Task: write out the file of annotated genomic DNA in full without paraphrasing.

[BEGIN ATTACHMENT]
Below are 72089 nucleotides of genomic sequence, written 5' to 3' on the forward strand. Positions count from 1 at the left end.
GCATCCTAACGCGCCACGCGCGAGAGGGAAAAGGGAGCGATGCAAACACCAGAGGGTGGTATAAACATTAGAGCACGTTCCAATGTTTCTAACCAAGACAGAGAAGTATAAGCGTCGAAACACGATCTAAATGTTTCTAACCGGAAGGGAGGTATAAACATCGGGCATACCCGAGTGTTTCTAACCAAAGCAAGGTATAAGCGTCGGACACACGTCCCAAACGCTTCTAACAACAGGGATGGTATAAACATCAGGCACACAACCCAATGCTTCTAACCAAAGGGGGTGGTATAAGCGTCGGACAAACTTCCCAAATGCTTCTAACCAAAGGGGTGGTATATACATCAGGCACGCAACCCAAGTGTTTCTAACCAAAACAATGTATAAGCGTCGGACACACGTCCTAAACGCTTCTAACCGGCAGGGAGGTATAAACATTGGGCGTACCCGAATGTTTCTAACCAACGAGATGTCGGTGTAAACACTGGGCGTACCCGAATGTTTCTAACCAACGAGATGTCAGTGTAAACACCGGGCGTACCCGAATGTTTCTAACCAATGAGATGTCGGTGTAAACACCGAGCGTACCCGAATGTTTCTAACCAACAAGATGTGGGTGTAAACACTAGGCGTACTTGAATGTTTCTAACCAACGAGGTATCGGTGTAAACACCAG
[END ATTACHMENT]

Below are 72089 nucleotides of genomic sequence, written 5' to 3' on the forward strand. Positions count from 1 at the left end.
GCATCCTAACGCGCCACGCGCGAGAGGGAAAAGGGAGCGATGCAAACACCAGAGGGTGGTATAAACATTAGAGCACGTTCCAATGTTTCTAACCAAGACAGAGAAGTATAAGCGTCGAAACACGATCTAAATGTTTCTAACCGGAAGGGAGGTATAAACATCGGGCATACCCGAGTGTTTCTAACCAAAGCAAGGTATAAGCGTCGGACACACGTCCCAAACGCTTCTAACAACAGGGATGGTATAAACATCAGGCACACAACCCAATGCTTCTAACCAAAGGGGGTGGTATAAGCGTCGGACAAACTTCCCAAATGCTTCTAACCAAAGGGGTGGTATATACATCAGGCACGCAACCCAAGTGTTTCTAACCAAAACAATGTATAAGCGTCGGACACACGTCCTAAACGCTTCTAACCGGCAGGGAGGTATAAACATTGGGCGTACCCGAATGTTTCTAACCAACGAGATGTCGGTGTAAACACTGGGCGTACCCGAATGTTTCTAACCAACGAGATGTCAGTGTAAACACCGGGCGTACCCGAATGTTTCTAACCAATGAGATGTCGGTGTAAACACCGAGCGTACCCGAATGTTTCTAACCAACAAGATGTGGGTGTAAACACTAGGCGTACTTGAATGTTTCTAACCAACGAGGTATCGGTGTAAACACCAG